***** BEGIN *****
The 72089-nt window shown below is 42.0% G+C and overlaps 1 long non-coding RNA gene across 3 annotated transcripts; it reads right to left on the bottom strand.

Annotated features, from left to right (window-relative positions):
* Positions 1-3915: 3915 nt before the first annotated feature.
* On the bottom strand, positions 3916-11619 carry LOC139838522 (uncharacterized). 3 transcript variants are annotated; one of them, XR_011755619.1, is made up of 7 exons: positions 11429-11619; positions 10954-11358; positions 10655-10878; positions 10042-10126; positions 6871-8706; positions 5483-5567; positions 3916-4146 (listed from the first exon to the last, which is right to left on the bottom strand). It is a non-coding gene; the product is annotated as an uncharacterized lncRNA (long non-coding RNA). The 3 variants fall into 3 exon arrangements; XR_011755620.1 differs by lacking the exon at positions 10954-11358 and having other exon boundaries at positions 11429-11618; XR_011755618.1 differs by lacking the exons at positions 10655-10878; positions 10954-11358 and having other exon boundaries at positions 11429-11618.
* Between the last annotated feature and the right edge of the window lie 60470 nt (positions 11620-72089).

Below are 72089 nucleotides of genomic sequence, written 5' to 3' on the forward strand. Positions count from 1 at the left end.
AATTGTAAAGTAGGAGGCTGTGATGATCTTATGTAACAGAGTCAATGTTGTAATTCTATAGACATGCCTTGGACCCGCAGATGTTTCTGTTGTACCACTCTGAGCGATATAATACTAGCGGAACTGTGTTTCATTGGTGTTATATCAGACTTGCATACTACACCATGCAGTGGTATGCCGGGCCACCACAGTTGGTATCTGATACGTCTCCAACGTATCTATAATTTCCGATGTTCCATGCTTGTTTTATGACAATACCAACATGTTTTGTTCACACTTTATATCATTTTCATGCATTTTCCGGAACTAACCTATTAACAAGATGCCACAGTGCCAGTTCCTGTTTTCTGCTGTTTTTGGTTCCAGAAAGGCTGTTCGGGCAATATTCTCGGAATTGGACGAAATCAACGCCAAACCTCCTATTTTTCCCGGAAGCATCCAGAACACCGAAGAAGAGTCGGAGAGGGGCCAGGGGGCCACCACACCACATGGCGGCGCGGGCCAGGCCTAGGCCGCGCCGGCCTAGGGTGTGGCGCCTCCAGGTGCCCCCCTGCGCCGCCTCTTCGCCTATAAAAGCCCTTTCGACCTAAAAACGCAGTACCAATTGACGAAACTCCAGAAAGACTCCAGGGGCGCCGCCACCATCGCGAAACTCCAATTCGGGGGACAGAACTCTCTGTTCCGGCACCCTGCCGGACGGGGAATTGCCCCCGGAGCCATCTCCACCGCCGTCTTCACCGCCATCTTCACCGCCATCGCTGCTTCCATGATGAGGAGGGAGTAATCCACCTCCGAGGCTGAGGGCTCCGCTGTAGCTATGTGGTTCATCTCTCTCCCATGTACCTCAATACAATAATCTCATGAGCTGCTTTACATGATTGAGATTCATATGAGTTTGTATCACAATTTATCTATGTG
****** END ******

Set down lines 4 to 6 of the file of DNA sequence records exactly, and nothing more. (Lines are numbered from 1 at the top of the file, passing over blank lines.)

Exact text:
* On the bottom strand, positions 3916-11619 carry LOC139838522 (uncharacterized). 3 transcript variants are annotated; one of them, XR_011755619.1, is made up of 7 exons: positions 11429-11619; positions 10954-11358; positions 10655-10878; positions 10042-10126; positions 6871-8706; positions 5483-5567; positions 3916-4146 (listed from the first exon to the last, which is right to left on the bottom strand). It is a non-coding gene; the product is annotated as an uncharacterized lncRNA (long non-coding RNA). The 3 variants fall into 3 exon arrangements; XR_011755620.1 differs by lacking the exon at positions 10954-11358 and having other exon boundaries at positions 11429-11618; XR_011755618.1 differs by lacking the exons at positions 10655-10878; positions 10954-11358 and having other exon boundaries at positions 11429-11618.
* Between the last annotated feature and the right edge of the window lie 60470 nt (positions 11620-72089).

Below are 72089 nucleotides of genomic sequence, written 5' to 3' on the forward strand. Positions count from 1 at the left end.